However, the performance was very well done, Ha Ji Won, I love the woman, was a lacking at the start, her character was a mess of confusion with the bear minimal acting required, only in the later parts of the movie she had some standout scenes. This movie was really about KMM and how much he had sacrifice for the movie.

  8. Anonymous

    Watched the movie.Outstanding performances by both actors.

  9. Thursdaynexxt

    Thanks refresh_daemon!

    Saw the photo of KMM and HJW and just had to check it out. It somehow dropped off my to-watch list, but now it’s firmly back on, thanks to your timely reminder!

  10. 10 Peridot

    Thanks for the review!

    I think I’ve seen this film about three or four times (yeah, I’m a sucker for punishment, lol). I believe I may have seen in on YouTube at one time, but I’m not sure if it’s there anymore.

  11. 11 kanz

    I watched this movie few months ago when everyone talked about ALS Ice Bucket Challenge and I was curious to see it. KMM’s character moved me to tears. Really amazing portrayal of him!! Ha Ji Won also did a good job.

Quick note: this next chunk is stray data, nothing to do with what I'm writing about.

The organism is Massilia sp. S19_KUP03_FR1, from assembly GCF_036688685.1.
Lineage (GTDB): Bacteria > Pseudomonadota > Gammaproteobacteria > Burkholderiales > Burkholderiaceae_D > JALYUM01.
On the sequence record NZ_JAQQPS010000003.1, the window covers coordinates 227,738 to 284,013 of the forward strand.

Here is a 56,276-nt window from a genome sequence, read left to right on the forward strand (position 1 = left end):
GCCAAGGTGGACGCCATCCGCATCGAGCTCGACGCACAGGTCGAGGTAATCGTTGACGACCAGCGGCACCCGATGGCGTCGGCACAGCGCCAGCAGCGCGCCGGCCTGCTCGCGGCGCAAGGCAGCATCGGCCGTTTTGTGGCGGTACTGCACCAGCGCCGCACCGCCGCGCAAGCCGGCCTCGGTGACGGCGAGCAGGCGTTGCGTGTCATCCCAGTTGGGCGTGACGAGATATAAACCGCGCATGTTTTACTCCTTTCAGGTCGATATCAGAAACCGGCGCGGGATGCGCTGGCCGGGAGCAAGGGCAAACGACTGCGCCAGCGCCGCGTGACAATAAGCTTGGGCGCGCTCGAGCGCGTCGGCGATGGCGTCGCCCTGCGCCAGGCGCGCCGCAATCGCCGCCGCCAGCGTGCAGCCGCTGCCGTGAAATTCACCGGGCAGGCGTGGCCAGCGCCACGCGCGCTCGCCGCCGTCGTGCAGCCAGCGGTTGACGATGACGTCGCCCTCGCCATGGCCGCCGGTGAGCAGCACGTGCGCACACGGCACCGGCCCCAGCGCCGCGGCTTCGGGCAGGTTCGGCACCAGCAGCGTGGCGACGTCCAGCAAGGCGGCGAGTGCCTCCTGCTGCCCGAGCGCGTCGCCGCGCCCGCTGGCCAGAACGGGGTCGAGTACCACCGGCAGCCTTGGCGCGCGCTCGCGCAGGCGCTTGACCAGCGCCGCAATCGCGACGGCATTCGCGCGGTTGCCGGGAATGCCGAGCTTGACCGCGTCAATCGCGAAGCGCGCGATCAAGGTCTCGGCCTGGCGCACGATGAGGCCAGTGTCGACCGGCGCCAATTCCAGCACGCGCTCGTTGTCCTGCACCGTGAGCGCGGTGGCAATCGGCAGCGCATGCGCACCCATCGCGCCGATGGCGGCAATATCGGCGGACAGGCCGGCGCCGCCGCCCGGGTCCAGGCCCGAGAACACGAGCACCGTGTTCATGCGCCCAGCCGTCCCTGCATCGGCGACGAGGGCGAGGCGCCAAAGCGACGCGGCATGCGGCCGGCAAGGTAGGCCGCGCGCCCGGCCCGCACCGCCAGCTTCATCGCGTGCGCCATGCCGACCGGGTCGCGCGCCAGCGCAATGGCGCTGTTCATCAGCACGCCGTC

Overall the movie itself is satisfying.

  12. 12 bd5

    Haven’t seen this, but “You Are My Sunshine” is an excellent film.

  13. 13 logan5

    we’ve watched it on YouTube several months ago … so check out there as well.

  14. 14 Kelly

    This movie was beautiful but very sad 🙁 I cried a lot and I normally don’t cry at movies…I love Kim Myung Min and Ha Ji Won, so I knew it was going to be good <3

  15. 15 Eliza Bennet

    This one was suprisingly realistic looking and I think the director resisted to melodrama with all his might.

    But the story is so touching and the performances, both so so good and involving that I have cried lots of tears during.

    But this doesn’t have the shiny, pretty melodrama mortal disease. It looks icky and you get to feel the impact of what’s happening and the effects of the decisions a care taker has to give.

  16. 16 whitewire

    My heart broke to pieces, back then, while they were doing the filming. Even as an avid follower of Kim Myung-min (because this was his project after Beethoven Virus, where he won me permanently), I couldn’t stand reading his drastic weight loss journey. It’s too cruel to think about.

    We’re not even talking about Tom Hanks’ Cast Away diet, where there was time to be the isolated man on the island. Because Kim Myung-min needed to be thinner, and thinner, and thinner, daily, daily, daily, because his character requires a show of a fat and healthy person… then a sick one, to a sicker one, to a thin one, then loss… then loss… then loss… There should be OBVIOUS loss of weight, obvious enough for the camera to capture and project on-screen. Argh!

    I’m so happy he recovered from this! I’m proud because he’s an awesome actor, but can’t deny how much worry he gives to his fans where he chooses such measures. Such method acting, Kim Myung-min!